Bathing in ice water is good for you? OK, if you say so! There is an ongoing tradition of people bathing in the sea or ocean throughout the winter or on New Year's Day, but there are also people who bathe in ice water several times a week.
Below is a video of someone who does this on a regular basis, and we're not talking here a"quick in-and-out dip". This is "settle in and stay for a while" in the slushy ice of the Baltic Sea. Definitely worth a watch even if you're not into this kind of cold water bathing.
Translation (google) of the intro text submitted with the video:
I do not know what to call it, is it still water, or ice already. Weight of water-ice texture resembling thin concrete. Water in the Baltic Sea freezes at a temperature of about -0.5 ° C, but in salt water does not feel the cold so much as in przer?blu. On the contrary, the water with such consistency is very nice :)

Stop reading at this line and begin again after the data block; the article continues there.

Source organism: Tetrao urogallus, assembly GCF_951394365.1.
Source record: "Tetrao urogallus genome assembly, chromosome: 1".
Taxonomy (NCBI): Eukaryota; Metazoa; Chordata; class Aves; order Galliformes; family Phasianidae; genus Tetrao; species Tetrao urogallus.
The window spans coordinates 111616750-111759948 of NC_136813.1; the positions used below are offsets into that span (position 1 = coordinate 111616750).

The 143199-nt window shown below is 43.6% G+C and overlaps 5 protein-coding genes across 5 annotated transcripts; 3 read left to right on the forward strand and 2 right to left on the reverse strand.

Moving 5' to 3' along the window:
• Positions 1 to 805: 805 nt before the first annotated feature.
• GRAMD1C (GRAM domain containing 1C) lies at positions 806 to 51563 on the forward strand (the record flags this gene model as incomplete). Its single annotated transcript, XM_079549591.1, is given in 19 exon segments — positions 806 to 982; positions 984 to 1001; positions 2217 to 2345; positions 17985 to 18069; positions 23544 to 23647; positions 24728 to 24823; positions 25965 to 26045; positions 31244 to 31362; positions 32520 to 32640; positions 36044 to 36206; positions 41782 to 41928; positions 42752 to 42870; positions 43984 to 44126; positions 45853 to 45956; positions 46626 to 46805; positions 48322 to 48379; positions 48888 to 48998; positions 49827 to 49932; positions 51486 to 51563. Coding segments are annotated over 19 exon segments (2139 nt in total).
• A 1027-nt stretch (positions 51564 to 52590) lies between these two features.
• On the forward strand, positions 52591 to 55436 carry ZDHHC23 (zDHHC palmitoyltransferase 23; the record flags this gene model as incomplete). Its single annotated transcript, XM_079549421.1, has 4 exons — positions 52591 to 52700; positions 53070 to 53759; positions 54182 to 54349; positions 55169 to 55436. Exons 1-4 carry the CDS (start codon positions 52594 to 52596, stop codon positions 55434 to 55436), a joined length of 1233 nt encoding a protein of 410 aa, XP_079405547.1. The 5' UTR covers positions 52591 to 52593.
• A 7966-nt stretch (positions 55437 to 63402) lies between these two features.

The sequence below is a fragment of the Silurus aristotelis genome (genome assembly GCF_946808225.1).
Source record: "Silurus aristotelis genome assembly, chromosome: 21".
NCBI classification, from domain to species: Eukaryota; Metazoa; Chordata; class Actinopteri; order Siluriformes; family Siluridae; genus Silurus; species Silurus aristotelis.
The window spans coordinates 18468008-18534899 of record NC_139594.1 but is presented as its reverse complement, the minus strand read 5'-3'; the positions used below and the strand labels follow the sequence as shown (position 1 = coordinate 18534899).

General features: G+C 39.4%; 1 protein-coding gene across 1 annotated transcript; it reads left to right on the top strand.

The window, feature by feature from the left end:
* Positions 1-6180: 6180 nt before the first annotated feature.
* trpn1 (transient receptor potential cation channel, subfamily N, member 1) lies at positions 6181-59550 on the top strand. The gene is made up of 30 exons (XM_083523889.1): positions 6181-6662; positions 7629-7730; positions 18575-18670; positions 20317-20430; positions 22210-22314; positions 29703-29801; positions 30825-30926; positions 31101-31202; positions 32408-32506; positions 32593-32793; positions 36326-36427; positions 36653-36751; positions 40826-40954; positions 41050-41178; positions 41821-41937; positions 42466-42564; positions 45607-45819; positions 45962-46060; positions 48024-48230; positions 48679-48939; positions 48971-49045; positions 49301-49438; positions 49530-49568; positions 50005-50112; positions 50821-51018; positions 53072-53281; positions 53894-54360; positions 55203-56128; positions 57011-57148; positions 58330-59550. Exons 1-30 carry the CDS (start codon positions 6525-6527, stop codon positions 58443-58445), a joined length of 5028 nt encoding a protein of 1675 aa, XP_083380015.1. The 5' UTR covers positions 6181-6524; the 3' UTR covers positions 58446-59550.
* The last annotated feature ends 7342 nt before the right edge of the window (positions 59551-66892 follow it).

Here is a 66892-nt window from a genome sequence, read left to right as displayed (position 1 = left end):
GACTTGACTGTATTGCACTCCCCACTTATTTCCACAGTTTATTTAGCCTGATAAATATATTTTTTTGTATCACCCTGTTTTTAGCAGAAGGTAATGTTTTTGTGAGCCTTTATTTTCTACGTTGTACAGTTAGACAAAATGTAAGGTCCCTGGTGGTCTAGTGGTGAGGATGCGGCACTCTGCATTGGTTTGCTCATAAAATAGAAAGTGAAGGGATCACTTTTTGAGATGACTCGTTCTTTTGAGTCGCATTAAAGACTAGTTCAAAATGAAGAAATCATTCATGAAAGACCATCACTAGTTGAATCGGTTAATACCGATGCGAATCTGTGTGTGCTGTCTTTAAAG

Quote from the person whose cold-dip you will be watching:
"I am sure that you too can do it. Everyone can. You have to accustom your body gradually, dip briefly, starting with one minute a week. Next week a little longer until you get to two minutes. Two minutes a week almost guaranteed not catch cold in winter."
After Exercise - Does an Ice Water Bath Speed Recovery?
Taking an after exercise plunge in an ice water bath (a tub of 12 to 15 degrees Celsius ice water) is a common practice among many elite athletes as a way to recover faster, and reduce muscle pain and soreness after intense training sessions or competitions.
Think Americans and Canadians are a hardy bunch?
Check Out these members of a Russian winter swimmers’ club as they went for a swim into the Yenisei River, at a temperature of around -36 degrees Celsius. (-33 Farenheit) Russians are no strangers to cold, and most of them cope pretty well with it, especially after a few shots of vodka, but under -35 degrees is extreme, even for them. Winter swimming is very popular in Russia. So is vodka so I've heard. Maybe this is why.
See the pictures. Brrr!